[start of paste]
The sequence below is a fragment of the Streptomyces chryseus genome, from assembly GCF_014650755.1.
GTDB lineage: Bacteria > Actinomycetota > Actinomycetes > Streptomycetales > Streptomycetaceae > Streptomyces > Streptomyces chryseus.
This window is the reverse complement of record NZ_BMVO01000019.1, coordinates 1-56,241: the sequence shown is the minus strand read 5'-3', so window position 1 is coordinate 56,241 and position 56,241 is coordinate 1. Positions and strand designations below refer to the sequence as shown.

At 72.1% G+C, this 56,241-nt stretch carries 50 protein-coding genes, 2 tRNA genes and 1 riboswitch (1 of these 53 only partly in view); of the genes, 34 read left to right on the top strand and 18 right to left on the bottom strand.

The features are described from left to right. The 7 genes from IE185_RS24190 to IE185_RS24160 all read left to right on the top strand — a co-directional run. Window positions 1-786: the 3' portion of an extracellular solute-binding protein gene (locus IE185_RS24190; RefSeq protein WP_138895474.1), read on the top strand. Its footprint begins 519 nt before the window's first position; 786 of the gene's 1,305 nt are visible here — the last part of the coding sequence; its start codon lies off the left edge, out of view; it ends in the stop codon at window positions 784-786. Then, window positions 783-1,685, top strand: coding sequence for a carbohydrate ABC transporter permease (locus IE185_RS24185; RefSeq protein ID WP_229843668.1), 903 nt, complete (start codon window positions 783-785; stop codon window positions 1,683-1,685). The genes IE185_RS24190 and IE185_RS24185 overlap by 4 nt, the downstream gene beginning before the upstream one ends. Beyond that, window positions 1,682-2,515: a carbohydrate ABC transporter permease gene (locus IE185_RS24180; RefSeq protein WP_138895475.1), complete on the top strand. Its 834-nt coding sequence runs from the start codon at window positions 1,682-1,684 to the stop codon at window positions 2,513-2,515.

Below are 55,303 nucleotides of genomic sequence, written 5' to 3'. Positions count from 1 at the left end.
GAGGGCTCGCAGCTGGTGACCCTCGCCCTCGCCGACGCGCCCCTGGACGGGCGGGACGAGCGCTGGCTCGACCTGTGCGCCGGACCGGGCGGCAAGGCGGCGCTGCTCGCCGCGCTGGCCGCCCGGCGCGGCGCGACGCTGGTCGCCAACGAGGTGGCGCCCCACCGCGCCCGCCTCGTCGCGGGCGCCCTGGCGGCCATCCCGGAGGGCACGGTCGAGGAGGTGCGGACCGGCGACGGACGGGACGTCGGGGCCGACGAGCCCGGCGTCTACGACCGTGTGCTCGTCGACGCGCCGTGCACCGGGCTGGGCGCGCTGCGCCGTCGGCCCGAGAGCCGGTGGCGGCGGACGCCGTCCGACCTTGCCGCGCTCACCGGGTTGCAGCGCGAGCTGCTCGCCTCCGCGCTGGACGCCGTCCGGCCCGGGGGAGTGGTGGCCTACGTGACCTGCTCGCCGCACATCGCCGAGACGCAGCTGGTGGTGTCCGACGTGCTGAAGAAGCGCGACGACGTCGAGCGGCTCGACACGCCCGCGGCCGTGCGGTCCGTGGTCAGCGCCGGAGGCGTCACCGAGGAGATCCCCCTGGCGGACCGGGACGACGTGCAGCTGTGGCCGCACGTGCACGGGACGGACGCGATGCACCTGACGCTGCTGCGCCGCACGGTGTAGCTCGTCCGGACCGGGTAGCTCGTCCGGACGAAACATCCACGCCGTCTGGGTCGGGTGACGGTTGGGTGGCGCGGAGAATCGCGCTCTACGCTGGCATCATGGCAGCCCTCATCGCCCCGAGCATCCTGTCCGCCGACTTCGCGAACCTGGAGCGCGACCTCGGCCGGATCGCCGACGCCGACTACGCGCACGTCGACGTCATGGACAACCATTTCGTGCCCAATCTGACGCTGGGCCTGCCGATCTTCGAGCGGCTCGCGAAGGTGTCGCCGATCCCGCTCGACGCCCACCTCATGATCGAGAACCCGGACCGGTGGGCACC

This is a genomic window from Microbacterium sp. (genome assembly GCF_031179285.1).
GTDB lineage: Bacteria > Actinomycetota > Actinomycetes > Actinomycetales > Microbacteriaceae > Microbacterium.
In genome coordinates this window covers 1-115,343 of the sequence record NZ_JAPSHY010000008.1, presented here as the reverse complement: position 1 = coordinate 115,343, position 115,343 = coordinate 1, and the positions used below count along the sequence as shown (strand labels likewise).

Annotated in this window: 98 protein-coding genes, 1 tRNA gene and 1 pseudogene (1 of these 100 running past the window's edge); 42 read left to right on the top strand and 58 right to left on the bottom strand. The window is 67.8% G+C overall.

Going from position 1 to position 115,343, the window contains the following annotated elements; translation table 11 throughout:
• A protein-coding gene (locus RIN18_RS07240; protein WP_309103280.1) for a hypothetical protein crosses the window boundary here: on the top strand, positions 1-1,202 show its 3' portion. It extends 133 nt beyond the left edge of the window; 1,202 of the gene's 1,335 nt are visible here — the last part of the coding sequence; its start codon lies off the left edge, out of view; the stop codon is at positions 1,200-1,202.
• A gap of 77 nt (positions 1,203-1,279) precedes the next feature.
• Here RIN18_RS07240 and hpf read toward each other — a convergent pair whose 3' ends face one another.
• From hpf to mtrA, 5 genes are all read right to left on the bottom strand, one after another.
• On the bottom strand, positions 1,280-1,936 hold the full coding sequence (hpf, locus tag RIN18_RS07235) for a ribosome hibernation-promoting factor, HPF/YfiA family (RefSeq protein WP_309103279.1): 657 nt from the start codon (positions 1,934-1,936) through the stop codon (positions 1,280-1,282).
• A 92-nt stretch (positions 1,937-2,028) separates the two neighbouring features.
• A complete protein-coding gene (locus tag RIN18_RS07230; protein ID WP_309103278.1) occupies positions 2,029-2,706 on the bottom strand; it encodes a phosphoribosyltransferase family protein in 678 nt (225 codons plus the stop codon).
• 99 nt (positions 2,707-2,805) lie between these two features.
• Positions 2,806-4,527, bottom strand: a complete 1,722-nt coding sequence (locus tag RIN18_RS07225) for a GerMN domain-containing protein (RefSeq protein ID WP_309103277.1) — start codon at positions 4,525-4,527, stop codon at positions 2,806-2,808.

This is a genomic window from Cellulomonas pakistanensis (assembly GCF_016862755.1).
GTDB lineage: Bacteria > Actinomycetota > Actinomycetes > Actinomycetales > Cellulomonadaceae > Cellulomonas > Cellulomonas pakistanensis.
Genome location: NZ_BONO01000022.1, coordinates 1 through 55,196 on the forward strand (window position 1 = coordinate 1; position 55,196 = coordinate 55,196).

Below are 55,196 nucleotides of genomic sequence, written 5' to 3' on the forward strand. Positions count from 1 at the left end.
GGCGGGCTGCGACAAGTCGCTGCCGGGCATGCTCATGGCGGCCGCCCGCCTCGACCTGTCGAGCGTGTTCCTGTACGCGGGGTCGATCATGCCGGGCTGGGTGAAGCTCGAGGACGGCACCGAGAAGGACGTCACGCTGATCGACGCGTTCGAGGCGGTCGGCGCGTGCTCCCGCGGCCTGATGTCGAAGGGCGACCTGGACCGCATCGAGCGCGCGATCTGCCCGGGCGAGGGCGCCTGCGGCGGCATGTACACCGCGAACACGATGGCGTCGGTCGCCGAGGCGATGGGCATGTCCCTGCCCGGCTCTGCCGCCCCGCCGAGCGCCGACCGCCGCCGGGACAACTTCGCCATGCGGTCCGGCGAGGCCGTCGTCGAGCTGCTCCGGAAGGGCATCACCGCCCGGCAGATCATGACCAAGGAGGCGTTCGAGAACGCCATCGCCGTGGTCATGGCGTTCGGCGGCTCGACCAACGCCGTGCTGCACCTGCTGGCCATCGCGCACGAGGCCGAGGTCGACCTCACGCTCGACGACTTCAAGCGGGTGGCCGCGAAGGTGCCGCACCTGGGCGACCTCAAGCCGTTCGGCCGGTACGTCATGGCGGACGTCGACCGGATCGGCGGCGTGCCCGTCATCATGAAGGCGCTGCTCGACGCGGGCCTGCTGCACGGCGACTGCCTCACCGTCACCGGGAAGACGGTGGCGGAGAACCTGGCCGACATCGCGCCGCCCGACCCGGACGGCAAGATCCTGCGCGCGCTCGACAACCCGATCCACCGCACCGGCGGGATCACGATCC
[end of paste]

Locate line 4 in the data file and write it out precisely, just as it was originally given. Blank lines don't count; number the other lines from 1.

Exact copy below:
At 72.1% G+C, this 56,241-nt stretch carries 50 protein-coding genes, 2 tRNA genes and 1 riboswitch (1 of these 53 only partly in view); of the genes, 34 read left to right on the top strand and 18 right to left on the bottom strand.